Tim Burton’s Batman Returns: A Review By Nate Hill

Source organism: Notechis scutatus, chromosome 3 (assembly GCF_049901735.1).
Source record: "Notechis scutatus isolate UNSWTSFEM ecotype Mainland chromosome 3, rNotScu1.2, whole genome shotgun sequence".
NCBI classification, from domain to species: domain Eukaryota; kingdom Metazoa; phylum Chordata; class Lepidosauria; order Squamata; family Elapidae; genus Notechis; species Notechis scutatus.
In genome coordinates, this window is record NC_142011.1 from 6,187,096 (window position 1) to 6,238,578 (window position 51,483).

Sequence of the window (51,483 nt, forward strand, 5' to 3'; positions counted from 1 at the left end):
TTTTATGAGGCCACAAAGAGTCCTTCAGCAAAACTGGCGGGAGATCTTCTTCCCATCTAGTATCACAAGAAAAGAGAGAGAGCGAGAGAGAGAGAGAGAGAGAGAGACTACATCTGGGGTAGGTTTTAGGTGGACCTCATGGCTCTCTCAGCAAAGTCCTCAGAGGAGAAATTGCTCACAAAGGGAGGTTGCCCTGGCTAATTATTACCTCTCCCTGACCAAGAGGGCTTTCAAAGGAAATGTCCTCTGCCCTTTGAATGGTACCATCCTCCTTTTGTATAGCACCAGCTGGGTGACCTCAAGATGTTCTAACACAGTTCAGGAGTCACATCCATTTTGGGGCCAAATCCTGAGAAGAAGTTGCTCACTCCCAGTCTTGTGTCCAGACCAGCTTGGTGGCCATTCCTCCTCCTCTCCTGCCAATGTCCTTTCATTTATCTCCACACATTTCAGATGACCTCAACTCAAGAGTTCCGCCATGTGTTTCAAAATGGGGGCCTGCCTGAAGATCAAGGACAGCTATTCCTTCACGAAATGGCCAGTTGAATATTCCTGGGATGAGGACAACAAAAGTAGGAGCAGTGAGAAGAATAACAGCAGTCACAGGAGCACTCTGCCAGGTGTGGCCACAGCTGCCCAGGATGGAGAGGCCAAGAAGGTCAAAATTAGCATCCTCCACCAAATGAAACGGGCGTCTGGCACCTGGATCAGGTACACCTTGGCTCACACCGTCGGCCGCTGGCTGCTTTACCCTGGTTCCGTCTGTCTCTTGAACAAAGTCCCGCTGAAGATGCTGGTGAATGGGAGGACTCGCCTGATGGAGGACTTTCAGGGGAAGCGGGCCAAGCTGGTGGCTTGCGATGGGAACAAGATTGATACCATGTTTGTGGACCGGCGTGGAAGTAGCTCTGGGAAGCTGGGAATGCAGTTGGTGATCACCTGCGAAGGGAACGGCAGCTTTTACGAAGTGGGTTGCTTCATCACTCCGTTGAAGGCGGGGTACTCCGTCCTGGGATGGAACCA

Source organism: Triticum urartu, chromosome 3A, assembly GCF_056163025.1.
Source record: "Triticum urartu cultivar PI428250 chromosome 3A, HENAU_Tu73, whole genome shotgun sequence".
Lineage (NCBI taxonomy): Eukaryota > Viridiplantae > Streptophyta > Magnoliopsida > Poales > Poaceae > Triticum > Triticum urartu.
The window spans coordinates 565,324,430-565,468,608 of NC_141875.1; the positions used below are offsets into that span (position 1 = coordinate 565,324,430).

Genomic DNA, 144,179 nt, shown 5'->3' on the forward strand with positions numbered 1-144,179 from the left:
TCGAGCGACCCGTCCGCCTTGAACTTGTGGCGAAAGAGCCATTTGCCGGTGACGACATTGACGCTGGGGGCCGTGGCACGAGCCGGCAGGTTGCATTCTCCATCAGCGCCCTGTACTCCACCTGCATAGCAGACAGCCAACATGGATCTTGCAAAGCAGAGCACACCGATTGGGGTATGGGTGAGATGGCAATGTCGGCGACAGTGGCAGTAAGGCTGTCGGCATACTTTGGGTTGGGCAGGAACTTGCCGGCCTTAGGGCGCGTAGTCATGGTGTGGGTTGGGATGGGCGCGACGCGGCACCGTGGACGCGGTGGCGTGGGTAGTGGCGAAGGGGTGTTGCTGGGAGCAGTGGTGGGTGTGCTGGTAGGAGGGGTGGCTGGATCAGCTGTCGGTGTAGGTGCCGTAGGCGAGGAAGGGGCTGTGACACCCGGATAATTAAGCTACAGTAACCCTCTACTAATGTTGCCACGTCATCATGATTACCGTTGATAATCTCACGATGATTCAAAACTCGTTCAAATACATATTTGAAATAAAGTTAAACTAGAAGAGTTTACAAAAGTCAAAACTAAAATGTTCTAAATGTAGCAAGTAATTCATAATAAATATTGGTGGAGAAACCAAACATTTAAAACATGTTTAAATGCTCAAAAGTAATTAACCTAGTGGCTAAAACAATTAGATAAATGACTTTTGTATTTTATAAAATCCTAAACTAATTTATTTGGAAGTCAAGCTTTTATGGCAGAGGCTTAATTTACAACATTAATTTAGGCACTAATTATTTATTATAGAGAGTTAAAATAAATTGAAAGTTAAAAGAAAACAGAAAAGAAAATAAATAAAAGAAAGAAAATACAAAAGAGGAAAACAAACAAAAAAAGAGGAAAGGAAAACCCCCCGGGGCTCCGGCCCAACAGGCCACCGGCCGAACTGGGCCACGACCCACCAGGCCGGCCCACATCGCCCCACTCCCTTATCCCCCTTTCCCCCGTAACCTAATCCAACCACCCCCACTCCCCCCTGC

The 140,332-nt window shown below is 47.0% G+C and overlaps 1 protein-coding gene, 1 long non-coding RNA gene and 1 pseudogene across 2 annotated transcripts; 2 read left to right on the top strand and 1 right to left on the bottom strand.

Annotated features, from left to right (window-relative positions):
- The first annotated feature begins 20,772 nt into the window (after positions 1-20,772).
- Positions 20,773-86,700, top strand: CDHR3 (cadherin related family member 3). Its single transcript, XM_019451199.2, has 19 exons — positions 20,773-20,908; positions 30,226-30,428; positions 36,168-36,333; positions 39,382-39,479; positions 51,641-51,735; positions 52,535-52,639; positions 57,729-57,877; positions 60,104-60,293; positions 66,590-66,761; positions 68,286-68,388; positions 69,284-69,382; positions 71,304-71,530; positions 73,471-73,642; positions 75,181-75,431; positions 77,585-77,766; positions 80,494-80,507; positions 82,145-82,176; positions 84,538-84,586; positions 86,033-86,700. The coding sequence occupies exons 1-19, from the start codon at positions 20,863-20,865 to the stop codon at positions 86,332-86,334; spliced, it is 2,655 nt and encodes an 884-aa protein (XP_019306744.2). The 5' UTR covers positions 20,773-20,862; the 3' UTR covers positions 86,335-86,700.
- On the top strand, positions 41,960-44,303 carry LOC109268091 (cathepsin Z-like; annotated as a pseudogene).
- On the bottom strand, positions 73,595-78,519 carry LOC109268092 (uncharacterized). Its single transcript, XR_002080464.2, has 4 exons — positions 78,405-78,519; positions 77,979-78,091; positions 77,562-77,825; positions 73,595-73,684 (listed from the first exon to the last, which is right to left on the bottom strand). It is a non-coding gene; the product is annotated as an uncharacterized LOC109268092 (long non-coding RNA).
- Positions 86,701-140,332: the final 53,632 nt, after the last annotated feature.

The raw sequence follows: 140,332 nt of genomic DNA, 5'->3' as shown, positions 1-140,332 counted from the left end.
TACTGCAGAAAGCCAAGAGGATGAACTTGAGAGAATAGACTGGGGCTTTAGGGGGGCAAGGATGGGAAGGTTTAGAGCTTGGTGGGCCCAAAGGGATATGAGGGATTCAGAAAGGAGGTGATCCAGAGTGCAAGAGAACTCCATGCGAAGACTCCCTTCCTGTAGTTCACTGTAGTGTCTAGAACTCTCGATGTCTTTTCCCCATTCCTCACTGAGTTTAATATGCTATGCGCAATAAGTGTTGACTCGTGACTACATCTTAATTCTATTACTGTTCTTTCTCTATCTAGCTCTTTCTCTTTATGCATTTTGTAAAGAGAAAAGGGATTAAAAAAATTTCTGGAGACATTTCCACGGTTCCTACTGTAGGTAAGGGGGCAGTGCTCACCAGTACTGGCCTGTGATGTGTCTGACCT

Tim Burton’s Batman Returns is my second favourite Batman movie thus far. It’s pretty underrated, stylishly cheeky and full of ornate, wonderfully oppressive, melancholic set design and drips with a gothic sensability that only Burton included in his versions, and seems to be missing from the franchise these days. It’s dark, comical and just a little bit campy, always a winning combination. Michael Keaton steps back into the batsuit for a second time, and he’s even more somber and downbeat than in Burton’s original 1989 film. Keaton is so talented, and one only needs to look at his zany work in Beetlejuice and compare it to the heft and restraint he shows as the caped crusader to see this. Here he’s faced with a snowy, blackened and endlessly corrupt Gotham City, this time under siege from three wildly different villains. Danny Devito plays Oswald Cobblepot, a.k.a. The Penguin, in what is probably the most outlandish character in the otherwise grim film. He’s a bad tempered, knobbly little gremlin, encased in sallow makeup and sporting disgusting, pasty little flippers. It’s hard to tell it’s even Devito at all until that little smart ass mouth opens up to hurl calculated obscenities at anyone and everyone. He aims to be mayor, and only in freaky deaky Gotham would a plan like that ever be taken seriously, from a sewer dwelling, animalistic mobster with an army of clowns following him. Christopher Walken plays evil, ghoulish Max Schreck, an amoral monster of a businessman with nefarious plans of his own, and a haircut that would make Andy Warhol run for cover. Last and most memorable is Michelle Pfeiffer as Selina Kyle, Schreck’s awkward, meek secretary who eventually becomes Catwoman. And what a Catwoman she is. Forget Anne Hathaway, Julie Newmar take a number, and we won’t even mention Halle Berry. No one played the pussy quite like Pfeiffer. She’s got a shiny, skin tight outfit with the body to match, a sassy, sexy attitude, a whip smart mouth on her and just a hint of psychosis, making her my favourite film incarnation of the character. “Meow” she purrs sensually as an incendiary bomb detonates behind her. Damn. They all get wrapped up in various schemes and scams. Penguin wants ultimate power, which apparantly involves kidnapping a bunch of infants. Schreck wants ruthless progress to tear Old Gotham up in worship of the almighty dollar, and Catwoman is content to slash and burn everyone’s plans, until she gets a bit of a smolder in her eye for Batman, providing some electric sexual tension between the two of them that’s a highlight of the film. Neither of them are sure whether they want to kiss or kill, fight or fuck the other, and it’s devilishly entertaining watching them hash out their hormones in naughty little action sequences and slow, slinky intimate scenes, involving both Bruce and Selina as well as their feral alter egos. Their chemistry revolves at the center of the piece, with all manner of circus sideshow madness happening around them. Pat Hingle and Michael Gough diligently put in work as Commissioner Gordon and Alfred Pennyworth, with Doug Jones, Michael Murphy, Andrew Bryarniarski and Paul Reubens rounding out the roster. Burton outdid himself with style on this one, his trademark eye for loving detail laboriously employed here to the point where it surpasses the artistry of a comic book and starts to look like some mad dream of Vincent Price. He dipped his toe in the water of the Batman universe with his first outing. Here he plunges headlong into it and fully commits to a style and tone that’s distilled to a satisfactory point that he wasn’t quite at with Batman 1989. A treasure in the franchise, and a wicked fun film at that.

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